Inside the Long History of Florida’s Deadliest Tree

Its sap proved lethal to Juan Ponce de León

Manchineel tree
Do not linger near this tree.
Pancrat, CC BY-SA 3.0

When you think about deadly things in nature, what comes to mind? For most people, the answer relates to large predators — sharks and lions are both at home in the wild, and both are highly dangerous, and even deadly. But there’s another massive, deadly presence in the wild that doesn’t need to run or swim after you to have a lethal effect. It doesn’t even need to move, which is good — seeing as it’s a tree.

The tree in question is known as the manchineel — and, as this article in Southern Living points out, it’s often marked with paint to let passers-by know that they should stay away. That sense of foreboding extends to some of the nicknames the tree has picked up over the years, including manzanilla de la muerte, which the article notes can be translated as “little apple of death.”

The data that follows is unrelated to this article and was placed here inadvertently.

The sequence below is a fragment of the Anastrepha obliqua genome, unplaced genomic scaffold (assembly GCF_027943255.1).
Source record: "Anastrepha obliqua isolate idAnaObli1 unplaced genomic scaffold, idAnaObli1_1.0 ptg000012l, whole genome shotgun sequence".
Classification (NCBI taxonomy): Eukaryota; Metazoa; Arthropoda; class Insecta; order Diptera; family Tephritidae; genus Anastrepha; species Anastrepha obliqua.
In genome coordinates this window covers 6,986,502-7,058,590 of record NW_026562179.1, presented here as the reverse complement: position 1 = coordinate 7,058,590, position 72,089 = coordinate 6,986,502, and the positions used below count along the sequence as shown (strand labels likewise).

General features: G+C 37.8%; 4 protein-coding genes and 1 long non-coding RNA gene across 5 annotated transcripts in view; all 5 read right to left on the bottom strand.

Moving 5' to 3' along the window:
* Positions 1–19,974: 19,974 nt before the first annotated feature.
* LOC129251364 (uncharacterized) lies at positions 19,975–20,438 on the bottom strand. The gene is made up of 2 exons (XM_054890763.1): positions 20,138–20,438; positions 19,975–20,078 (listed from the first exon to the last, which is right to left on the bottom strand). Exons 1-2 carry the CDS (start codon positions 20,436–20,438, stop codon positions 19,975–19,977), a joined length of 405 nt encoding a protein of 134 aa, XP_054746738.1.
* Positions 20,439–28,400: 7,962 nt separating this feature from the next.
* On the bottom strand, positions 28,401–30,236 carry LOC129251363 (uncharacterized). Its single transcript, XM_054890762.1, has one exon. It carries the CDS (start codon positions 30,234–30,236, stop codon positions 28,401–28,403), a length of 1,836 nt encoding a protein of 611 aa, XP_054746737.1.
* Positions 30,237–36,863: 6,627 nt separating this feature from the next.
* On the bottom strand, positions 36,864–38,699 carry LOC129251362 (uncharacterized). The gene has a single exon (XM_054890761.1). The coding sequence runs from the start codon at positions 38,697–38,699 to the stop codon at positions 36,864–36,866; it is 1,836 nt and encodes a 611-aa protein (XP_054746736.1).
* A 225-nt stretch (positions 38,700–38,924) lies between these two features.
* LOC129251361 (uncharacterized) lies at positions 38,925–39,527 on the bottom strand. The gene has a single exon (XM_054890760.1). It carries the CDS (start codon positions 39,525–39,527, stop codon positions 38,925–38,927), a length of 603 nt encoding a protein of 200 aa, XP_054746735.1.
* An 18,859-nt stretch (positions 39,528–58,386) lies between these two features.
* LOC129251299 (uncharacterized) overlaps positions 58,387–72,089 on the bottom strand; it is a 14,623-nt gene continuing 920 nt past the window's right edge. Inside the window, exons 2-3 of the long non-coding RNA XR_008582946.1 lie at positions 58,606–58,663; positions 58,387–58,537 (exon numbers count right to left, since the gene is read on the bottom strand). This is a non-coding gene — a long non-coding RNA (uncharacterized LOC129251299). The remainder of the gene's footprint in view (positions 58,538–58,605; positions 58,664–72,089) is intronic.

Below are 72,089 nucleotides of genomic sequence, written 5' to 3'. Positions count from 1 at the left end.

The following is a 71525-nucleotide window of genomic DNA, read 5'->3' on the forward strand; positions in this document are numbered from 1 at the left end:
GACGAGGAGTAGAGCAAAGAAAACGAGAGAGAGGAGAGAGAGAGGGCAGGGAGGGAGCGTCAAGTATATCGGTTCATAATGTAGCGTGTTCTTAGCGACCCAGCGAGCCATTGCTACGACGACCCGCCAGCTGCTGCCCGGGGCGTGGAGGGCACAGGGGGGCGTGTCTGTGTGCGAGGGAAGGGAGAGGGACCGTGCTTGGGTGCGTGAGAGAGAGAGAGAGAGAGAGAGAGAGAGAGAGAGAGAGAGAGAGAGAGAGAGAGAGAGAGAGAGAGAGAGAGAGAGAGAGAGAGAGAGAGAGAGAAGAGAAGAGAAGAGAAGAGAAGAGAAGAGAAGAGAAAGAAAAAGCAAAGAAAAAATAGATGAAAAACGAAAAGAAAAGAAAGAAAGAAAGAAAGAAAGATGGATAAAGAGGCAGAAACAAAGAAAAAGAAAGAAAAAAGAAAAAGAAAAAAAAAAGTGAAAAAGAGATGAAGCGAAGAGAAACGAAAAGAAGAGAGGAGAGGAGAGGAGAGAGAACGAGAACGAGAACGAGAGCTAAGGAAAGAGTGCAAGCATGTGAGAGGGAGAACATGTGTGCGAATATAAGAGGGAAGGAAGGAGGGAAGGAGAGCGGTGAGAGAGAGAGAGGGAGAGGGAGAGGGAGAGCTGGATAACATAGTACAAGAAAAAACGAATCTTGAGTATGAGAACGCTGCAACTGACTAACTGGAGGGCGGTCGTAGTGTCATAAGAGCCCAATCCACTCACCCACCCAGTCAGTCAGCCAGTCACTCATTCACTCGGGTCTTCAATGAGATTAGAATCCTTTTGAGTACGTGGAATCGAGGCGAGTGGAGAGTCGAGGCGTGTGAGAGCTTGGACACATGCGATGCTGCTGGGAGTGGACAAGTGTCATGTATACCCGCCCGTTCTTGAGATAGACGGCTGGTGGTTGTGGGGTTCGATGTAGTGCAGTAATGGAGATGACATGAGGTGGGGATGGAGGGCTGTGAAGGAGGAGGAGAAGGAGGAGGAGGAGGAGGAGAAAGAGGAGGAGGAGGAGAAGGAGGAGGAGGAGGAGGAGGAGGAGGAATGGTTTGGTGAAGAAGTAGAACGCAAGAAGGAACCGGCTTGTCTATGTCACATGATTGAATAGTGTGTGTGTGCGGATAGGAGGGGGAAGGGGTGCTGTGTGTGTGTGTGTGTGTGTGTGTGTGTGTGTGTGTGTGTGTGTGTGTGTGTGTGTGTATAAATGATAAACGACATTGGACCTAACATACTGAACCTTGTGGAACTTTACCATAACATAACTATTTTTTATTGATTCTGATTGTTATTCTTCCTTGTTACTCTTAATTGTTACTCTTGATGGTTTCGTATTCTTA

What’s so poisonous about this tree? Everything. Writing at Vice in 2016, Sarah Emerson noted that “there’s not a single part of this fatal flora that won’t cause you pain, or at the very worst, an excruciating death.”

The manchineel also has a place in history that relates to the Spanish colonization of what is now Florida. As Kate Khavari wrote recently at CrimeReads, Juan Ponce de León learned about the manchineel the hard way. The explorer attempted to conquer the region on behalf of Spain. The indigenous Calusa people weren’t so keen on that idea, for obvious reasons, and coated their weapons with the tree’s sap.

In the conflict that followed, a sap-covered arrow struck Ponce de León in the leg, and its poison killed him several weeks later. It’s a reminder than something as innocuous as a tree can still be much more dangerous than you’d expect.

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